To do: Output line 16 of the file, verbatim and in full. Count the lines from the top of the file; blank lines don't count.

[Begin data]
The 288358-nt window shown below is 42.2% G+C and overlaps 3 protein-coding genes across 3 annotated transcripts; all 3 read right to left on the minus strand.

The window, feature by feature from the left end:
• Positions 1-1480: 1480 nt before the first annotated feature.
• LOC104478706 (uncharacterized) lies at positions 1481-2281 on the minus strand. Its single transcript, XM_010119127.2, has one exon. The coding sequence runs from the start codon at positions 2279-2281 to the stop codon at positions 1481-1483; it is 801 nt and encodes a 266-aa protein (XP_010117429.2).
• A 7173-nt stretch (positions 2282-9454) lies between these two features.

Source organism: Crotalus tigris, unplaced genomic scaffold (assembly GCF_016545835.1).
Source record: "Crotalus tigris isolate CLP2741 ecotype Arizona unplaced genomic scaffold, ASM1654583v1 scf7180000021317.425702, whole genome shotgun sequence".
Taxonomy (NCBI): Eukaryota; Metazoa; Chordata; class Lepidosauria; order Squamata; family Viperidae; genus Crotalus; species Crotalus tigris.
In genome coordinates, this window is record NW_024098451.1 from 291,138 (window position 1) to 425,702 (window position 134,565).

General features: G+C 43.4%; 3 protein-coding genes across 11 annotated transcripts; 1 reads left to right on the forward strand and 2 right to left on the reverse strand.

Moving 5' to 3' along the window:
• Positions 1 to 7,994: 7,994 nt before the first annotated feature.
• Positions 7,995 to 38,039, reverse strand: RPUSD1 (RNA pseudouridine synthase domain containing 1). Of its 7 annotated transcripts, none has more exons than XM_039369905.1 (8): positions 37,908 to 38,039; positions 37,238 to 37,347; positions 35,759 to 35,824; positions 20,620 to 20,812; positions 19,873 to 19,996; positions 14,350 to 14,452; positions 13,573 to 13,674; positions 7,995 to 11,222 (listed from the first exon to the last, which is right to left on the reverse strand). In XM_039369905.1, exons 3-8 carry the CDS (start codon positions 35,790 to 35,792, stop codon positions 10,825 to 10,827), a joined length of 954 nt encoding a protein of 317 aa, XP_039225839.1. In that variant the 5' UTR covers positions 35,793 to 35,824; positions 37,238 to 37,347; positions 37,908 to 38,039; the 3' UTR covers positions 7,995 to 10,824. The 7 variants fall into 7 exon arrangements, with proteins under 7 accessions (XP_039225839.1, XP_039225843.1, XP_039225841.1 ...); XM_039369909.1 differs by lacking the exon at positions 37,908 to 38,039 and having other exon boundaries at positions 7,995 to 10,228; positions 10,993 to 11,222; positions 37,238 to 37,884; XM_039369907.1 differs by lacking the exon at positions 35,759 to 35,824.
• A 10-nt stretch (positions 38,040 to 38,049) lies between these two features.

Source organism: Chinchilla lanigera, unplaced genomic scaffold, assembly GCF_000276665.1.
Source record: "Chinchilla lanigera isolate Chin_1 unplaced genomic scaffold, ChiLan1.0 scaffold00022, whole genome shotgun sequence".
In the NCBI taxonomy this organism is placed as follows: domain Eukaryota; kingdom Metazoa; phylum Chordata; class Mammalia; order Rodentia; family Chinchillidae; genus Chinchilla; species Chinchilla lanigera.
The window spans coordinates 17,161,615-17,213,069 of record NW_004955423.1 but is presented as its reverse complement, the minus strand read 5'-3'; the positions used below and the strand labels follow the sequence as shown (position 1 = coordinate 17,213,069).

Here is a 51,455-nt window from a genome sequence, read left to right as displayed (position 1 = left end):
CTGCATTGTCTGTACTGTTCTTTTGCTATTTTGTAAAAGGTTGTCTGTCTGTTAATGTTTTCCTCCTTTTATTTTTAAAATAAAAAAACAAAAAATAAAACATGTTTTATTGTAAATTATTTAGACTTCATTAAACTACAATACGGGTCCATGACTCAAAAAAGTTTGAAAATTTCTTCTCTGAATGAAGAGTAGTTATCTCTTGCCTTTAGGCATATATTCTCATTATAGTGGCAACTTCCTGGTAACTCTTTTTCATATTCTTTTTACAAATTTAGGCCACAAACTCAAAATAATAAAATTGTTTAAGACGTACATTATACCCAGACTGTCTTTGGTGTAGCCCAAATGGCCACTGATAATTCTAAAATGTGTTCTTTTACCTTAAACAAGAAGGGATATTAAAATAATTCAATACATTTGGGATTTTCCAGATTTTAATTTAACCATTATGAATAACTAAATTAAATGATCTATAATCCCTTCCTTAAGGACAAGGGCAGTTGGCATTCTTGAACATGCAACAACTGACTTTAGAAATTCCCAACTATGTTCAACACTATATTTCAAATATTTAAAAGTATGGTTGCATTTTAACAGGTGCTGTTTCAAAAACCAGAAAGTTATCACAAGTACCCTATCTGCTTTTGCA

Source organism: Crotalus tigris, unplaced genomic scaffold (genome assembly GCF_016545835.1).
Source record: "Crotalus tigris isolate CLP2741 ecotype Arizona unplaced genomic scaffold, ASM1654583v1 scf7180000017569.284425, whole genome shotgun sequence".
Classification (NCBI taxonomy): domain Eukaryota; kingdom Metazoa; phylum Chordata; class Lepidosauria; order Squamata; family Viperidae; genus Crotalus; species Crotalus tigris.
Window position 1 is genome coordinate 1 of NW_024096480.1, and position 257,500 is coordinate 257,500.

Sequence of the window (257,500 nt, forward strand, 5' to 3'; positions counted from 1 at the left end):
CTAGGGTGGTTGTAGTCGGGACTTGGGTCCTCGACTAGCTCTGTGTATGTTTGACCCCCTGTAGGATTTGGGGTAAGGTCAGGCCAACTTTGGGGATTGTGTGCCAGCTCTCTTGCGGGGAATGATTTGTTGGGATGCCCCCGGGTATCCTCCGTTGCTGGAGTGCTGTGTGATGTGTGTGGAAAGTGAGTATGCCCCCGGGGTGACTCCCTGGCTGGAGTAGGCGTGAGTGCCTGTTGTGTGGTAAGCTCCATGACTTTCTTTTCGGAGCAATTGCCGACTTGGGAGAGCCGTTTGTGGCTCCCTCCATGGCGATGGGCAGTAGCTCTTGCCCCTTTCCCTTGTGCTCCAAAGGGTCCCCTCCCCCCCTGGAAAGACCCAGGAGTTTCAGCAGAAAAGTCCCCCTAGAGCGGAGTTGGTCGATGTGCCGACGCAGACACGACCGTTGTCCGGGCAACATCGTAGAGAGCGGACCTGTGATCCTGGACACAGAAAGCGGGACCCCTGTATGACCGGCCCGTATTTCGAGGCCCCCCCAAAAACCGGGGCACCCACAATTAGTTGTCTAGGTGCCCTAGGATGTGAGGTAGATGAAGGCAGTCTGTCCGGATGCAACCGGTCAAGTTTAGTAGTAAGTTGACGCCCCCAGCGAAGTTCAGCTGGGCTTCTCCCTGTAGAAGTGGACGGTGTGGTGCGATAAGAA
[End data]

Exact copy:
Source record: "Chinchilla lanigera isolate Chin_1 unplaced genomic scaffold, ChiLan1.0 scaffold00022, whole genome shotgun sequence".